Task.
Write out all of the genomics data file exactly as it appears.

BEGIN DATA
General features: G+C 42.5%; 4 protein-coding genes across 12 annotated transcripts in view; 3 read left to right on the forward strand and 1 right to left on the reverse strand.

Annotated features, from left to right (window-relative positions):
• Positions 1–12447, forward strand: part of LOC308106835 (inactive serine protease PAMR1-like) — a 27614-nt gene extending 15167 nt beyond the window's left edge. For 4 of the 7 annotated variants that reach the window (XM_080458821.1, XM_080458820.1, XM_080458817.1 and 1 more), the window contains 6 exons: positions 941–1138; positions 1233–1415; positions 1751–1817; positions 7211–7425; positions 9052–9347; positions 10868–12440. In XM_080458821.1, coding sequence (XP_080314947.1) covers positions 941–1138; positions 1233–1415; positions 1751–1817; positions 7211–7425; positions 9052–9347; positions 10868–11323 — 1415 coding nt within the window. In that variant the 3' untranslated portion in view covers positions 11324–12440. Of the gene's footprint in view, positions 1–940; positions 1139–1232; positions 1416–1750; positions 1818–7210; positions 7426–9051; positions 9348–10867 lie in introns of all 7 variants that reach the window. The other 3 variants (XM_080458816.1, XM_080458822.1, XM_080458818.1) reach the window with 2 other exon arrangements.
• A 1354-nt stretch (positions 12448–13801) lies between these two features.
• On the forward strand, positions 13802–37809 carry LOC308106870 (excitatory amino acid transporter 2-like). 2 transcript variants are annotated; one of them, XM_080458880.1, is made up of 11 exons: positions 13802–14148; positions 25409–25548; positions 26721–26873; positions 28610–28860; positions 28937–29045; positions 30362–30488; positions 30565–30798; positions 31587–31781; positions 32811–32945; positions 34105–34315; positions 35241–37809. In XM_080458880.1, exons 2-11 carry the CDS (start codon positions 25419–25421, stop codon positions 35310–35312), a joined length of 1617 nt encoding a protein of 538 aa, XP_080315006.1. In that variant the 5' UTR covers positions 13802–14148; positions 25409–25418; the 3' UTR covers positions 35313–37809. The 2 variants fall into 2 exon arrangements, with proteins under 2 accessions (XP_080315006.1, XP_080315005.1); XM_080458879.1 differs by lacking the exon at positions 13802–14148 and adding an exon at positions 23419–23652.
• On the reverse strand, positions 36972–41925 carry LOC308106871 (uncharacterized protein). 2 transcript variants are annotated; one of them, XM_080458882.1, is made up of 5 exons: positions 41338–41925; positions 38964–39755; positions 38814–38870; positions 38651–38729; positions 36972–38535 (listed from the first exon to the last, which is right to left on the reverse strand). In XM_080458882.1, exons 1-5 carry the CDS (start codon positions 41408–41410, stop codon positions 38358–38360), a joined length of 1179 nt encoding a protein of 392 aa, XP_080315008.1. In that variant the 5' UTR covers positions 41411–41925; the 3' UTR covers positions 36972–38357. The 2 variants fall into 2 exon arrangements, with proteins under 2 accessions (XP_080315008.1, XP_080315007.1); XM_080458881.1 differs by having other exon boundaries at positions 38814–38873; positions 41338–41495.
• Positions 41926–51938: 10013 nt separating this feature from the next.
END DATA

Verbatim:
General features: G+C 42.5%; 4 protein-coding genes across 12 annotated transcripts in view; 3 read left to right on the forward strand and 1 right to left on the reverse strand.

Annotated features, from left to right (window-relative positions):
• Positions 1–12447, forward strand: part of LOC308106835 (inactive serine protease PAMR1-like) — a 27614-nt gene extending 15167 nt beyond the window's left edge. For 4 of the 7 annotated variants that reach the window (XM_080458821.1, XM_080458820.1, XM_080458817.1 and 1 more), the window contains 6 exons: positions 941–1138; positions 1233–1415; positions 1751–1817; positions 7211–7425; positions 9052–9347; positions 10868–12440. In XM_080458821.1, coding sequence (XP_080314947.1) covers positions 941–1138; positions 1233–1415; positions 1751–1817; positions 7211–7425; positions 9052–9347; positions 10868–11323 — 1415 coding nt within the window. In that variant the 3' untranslated portion in view covers positions 11324–12440. Of the gene's footprint in view, positions 1–940; positions 1139–1232; positions 1416–1750; positions 1818–7210; positions 7426–9051; positions 9348–10867 lie in introns of all 7 variants that reach the window. The other 3 variants (XM_080458816.1, XM_080458822.1, XM_080458818.1) reach the window with 2 other exon arrangements.
• A 1354-nt stretch (positions 12448–13801) lies between these two features.
• On the forward strand, positions 13802–37809 carry LOC308106870 (excitatory amino acid transporter 2-like). 2 transcript variants are annotated; one of them, XM_080458880.1, is made up of 11 exons: positions 13802–14148; positions 25409–25548; positions 26721–26873; positions 28610–28860; positions 28937–29045; positions 30362–30488; positions 30565–30798; positions 31587–31781; positions 32811–32945; positions 34105–34315; positions 35241–37809. In XM_080458880.1, exons 2-11 carry the CDS (start codon positions 25419–25421, stop codon positions 35310–35312), a joined length of 1617 nt encoding a protein of 538 aa, XP_080315006.1. In that variant the 5' UTR covers positions 13802–14148; positions 25409–25418; the 3' UTR covers positions 35313–37809. The 2 variants fall into 2 exon arrangements, with proteins under 2 accessions (XP_080315006.1, XP_080315005.1); XM_080458879.1 differs by lacking the exon at positions 13802–14148 and adding an exon at positions 23419–23652.
• On the reverse strand, positions 36972–41925 carry LOC308106871 (uncharacterized protein). 2 transcript variants are annotated; one of them, XM_080458882.1, is made up of 5 exons: positions 41338–41925; positions 38964–39755; positions 38814–38870; positions 38651–38729; positions 36972–38535 (listed from the first exon to the last, which is right to left on the reverse strand). In XM_080458882.1, exons 1-5 carry the CDS (start codon positions 41408–41410, stop codon positions 38358–38360), a joined length of 1179 nt encoding a protein of 392 aa, XP_080315008.1. In that variant the 5' UTR covers positions 41411–41925; the 3' UTR covers positions 36972–38357. The 2 variants fall into 2 exon arrangements, with proteins under 2 accessions (XP_080315008.1, XP_080315007.1); XM_080458881.1 differs by having other exon boundaries at positions 38814–38873; positions 41338–41495.
• Positions 41926–51938: 10013 nt separating this feature from the next.